But let none of you suffer - as a busybody in other men's matters - Αλλοτριοεπισκοπος· The inspector of another; meddling with other people's concerns, and forgetting their own; such persons are hated of all men. But some think that meddling with those in public office is here intended, as if he had said: Meddle not with the affairs of state, leave public offices and public officers to their own master, strive to live peaceably with all men, and show yourselves to be humble and unaspiring.
But let none of you suffer as a murderer - If you must be called to suffer, see that it be not for crime. Compare the notes at 1 Peter 3:14, 1 Peter 3:17. They were to be careful that their sufferings were brought upon them only in consequence of their religion, and not because any crime could be laid to their charge. If even such charges were brought against them, there should be no pretext furnished for them by their lives.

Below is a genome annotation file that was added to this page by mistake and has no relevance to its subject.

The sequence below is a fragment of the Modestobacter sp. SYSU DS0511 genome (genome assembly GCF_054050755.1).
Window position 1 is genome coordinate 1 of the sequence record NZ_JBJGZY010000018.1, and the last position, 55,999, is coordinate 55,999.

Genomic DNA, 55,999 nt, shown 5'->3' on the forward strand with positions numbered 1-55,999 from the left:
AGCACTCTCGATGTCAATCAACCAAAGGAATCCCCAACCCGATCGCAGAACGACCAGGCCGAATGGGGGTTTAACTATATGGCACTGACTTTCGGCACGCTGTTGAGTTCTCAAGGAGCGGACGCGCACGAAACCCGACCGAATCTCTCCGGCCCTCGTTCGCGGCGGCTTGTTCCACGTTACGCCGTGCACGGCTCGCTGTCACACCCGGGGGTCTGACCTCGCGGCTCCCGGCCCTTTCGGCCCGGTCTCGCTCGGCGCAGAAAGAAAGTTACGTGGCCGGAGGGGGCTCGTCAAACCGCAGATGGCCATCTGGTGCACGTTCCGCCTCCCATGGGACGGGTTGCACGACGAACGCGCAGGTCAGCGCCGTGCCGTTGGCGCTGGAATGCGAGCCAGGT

As an evil doer - As a wicked man; or as guilty of injustice and wrong toward others.
Or as a busy-body in other men‘s matters - The Greek word used here ἀλλοτριοεπίσκοπος allotrioepiskoposoccurs nowhere else in the New Testament. It means, properly, an inspector of strange things, or of the things of others. Prof. Robinson (Lexicon) supposes that the word may refer to one who is “a director of heathenism;” but the more obvious signification, and the one commonly adopted, is that which occurs in our translation - one who busies himself with what does not concern him; that is, one who pries into the affairs of another; who attempts to control or direct them as if they were his own. In respect to the vice here condemned, see the notes at Philemon 2:4. Compare 2 Thessalonians 3:11, and 1 Timothy 5:13.